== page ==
As of Sunday 10 am central daylight time tropical storm Debby had sustained winds of 60mph, with higher gusts. The latest estimated minimum central pressure taken by Hurricane Reconnaissance flying near the center was 994mb or 29.35inches. Tropical storm force winds extend 200 miles mainly to the north and east of the center.The most
notable thing about Debby is when it was classified yesterday Saturday June 23, 2012 at 5pm it marked the first time in recorded weather history since 1851, that the 4th storm of any Atlantic Hurricane Season formed before July 1st. Sea surface temperatures in the eastern Gulf of Mexico are 1 degree above normal already for this time of year. A tropical storm warning has been issued for part of the southeast Louisiana coast and from the Mississippi-Alabama border eastward to the Florida Panhandle‘s Ochlockonee River. A tropical storm warning states that there will be tropical storm conditions (winds of 39-73mph) in 24 hours or less. A tropical storm watch is in place for South of the Suwannee River to Anclote Key Florida. That means tropical storm conditions are possible in the watch area within the next 24-36 hours. A storm surge of 3-5ft may occur on the West Central Florida to the Alabama Gulf Coast especially at the times of high tide.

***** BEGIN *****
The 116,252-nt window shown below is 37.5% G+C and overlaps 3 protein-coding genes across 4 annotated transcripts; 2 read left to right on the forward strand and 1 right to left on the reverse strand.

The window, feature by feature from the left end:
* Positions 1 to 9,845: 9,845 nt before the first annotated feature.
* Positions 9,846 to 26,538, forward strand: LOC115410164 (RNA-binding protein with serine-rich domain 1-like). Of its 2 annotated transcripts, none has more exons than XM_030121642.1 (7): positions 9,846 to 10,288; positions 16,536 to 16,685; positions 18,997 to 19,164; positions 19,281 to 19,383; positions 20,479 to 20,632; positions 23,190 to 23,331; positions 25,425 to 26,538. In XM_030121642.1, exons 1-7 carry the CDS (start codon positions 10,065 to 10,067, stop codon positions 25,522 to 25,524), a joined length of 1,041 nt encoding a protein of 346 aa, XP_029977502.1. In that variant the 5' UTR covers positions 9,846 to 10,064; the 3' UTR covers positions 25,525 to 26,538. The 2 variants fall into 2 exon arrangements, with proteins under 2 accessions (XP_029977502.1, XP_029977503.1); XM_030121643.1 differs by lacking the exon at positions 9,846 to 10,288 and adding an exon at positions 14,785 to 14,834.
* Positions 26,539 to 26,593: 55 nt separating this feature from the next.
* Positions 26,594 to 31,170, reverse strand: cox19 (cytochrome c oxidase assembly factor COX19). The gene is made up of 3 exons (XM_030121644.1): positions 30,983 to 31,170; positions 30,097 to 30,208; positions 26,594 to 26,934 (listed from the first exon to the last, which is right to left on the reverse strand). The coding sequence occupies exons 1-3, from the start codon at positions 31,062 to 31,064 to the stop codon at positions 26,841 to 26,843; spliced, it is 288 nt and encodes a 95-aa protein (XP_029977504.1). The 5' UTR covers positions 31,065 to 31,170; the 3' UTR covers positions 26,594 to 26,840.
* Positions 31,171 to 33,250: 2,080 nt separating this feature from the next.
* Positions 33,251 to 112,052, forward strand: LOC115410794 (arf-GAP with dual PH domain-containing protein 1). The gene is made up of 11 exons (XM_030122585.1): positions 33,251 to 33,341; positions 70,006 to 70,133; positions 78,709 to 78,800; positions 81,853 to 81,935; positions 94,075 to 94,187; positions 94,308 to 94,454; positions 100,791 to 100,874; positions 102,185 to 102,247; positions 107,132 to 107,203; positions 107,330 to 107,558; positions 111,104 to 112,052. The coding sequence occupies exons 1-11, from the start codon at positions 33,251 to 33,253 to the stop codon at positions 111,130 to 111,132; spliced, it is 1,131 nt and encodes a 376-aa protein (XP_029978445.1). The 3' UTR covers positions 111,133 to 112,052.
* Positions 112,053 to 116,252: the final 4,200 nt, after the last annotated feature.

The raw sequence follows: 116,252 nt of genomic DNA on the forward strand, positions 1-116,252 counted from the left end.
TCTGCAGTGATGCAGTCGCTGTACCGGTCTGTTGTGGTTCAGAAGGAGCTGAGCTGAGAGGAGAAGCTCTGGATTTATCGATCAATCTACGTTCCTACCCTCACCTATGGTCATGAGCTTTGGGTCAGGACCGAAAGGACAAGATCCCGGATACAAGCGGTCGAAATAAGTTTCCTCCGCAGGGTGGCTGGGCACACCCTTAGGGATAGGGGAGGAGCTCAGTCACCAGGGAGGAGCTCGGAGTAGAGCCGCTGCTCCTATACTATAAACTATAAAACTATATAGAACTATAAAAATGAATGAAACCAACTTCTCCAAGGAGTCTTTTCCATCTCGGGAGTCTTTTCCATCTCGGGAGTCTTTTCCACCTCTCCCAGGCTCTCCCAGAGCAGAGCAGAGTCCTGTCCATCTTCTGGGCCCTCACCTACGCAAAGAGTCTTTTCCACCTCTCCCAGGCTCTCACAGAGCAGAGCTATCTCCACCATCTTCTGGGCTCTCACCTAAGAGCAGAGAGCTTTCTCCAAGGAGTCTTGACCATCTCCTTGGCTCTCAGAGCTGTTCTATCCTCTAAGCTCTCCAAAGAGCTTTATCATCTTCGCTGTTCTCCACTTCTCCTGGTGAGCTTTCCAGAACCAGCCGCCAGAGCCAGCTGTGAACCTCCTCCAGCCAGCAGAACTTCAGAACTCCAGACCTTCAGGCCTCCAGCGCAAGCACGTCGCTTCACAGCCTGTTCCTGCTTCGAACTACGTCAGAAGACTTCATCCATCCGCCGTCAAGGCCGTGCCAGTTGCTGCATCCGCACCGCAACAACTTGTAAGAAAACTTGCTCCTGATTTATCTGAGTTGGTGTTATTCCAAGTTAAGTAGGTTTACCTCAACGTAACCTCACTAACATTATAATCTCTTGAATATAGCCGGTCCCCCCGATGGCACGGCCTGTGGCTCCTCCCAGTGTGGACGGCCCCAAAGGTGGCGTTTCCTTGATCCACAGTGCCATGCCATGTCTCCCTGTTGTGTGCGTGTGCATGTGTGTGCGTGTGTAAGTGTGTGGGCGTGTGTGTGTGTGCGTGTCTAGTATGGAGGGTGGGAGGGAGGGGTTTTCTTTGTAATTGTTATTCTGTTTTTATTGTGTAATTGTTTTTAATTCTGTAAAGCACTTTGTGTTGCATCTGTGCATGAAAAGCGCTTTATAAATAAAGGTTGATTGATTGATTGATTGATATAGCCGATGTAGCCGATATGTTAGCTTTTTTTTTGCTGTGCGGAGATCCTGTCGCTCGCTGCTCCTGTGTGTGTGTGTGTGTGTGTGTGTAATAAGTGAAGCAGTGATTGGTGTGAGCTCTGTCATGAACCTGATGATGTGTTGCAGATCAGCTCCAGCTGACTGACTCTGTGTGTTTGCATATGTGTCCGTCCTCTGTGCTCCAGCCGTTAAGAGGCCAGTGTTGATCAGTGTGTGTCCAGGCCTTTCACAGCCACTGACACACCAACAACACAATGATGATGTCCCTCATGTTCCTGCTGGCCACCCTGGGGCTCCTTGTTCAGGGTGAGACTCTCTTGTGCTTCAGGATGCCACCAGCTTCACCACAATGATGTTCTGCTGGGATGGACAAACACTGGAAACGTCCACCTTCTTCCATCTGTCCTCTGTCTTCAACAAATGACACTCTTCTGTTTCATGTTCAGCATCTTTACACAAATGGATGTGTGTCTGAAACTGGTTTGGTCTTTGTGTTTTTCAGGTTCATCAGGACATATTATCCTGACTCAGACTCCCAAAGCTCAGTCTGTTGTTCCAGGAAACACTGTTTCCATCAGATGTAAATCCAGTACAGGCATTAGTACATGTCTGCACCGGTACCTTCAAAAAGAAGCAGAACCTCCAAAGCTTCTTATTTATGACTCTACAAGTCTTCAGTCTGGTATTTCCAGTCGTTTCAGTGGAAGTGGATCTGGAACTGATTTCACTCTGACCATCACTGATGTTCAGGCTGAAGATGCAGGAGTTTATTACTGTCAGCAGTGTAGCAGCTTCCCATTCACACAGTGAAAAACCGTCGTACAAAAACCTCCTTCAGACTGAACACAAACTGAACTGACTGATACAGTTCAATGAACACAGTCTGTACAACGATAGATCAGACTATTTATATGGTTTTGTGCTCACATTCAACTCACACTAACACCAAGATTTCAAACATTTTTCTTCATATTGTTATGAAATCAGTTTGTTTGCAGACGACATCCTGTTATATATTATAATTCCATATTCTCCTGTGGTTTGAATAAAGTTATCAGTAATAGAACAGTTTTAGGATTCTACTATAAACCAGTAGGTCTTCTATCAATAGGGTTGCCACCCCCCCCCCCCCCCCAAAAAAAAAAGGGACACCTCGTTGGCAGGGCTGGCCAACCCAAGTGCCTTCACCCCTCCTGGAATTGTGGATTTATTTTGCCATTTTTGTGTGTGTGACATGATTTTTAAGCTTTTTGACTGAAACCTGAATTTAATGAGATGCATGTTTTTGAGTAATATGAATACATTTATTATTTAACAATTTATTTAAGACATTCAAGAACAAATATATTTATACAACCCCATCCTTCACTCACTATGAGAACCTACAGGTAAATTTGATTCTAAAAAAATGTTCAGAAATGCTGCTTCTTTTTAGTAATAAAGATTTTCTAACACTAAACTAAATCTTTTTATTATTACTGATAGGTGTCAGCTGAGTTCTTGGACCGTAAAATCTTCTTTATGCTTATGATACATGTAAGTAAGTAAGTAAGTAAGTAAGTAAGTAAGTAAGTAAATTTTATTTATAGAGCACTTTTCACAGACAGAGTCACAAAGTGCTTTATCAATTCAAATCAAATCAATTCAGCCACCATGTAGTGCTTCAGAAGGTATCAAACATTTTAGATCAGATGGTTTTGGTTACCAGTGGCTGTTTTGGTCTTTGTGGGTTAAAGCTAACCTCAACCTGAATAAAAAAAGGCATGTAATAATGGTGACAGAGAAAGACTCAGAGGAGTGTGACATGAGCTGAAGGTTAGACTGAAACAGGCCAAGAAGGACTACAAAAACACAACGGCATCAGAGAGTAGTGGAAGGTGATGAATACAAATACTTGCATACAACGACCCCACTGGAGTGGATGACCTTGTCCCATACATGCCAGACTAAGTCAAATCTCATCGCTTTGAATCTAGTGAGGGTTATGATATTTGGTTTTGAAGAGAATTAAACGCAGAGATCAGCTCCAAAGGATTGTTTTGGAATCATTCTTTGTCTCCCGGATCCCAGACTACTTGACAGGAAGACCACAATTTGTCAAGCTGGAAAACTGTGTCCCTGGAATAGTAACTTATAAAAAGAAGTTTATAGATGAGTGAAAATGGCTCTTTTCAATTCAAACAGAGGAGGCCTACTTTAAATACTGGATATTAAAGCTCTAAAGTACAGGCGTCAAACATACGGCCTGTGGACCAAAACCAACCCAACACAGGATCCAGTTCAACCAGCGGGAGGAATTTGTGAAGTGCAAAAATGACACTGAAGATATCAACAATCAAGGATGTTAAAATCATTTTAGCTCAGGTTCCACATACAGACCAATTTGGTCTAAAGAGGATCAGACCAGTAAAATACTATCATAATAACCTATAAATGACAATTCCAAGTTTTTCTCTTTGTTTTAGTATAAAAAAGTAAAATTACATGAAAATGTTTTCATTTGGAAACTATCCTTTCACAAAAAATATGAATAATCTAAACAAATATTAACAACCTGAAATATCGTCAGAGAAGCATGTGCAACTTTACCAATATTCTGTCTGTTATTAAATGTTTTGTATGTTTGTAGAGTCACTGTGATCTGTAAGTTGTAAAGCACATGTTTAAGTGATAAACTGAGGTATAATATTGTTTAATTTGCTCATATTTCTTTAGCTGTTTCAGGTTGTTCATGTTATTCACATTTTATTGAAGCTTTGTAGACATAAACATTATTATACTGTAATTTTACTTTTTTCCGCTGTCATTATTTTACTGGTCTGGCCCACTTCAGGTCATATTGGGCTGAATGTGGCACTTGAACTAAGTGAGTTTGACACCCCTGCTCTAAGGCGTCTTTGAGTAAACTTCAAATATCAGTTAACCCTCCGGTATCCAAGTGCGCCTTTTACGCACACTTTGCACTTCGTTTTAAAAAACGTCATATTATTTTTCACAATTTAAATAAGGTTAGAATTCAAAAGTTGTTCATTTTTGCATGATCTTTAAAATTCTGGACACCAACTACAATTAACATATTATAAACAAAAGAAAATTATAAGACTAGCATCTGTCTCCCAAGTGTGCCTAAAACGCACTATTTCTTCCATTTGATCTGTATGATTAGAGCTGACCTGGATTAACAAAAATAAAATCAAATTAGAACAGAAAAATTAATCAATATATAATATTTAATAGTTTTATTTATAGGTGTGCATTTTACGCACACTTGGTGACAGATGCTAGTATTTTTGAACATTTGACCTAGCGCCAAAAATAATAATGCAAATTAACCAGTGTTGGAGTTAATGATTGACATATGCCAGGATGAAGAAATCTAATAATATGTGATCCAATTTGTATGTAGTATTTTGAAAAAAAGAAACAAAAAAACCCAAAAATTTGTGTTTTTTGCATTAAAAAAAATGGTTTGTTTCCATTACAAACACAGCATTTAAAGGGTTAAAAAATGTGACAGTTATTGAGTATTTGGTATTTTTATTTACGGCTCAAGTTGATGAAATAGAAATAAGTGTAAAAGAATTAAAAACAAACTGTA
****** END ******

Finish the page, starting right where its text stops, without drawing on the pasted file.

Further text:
As of 10am CDT Sunday, the storm was crawling along toward the northeast at 6mph. Debby’s center was located about 140 miles SSW of Apalachicola Florida, or 190 miles ESE of the Mouth of the Mississippi River. The slow movement of the storm will lead to copious rainfall
accumulations of 3-5inches across South Florida with 10-15inches along the Northern Gulf Coast. The Florida Peninsula has already received 3-5inches of rain in the last 24 hours. There will also be a chance of isolated short lived tornadoes over the southern peninsula of Florida. Authorities there say at least one tornado has already been linked to the storm down in Collier County. Several homes were damaged and tree limbs were torn down.
Debby is already interfering with oil and gas production in the Gulf of Mexico. The storm system has caused nine production platforms and one drilling rig to be evacuated. This means roughly 2 percent of U.S. production has been suspended.
Unless the storm strengthens and forces more production platforms to close the reduced production is not anticipated to impact oil prices.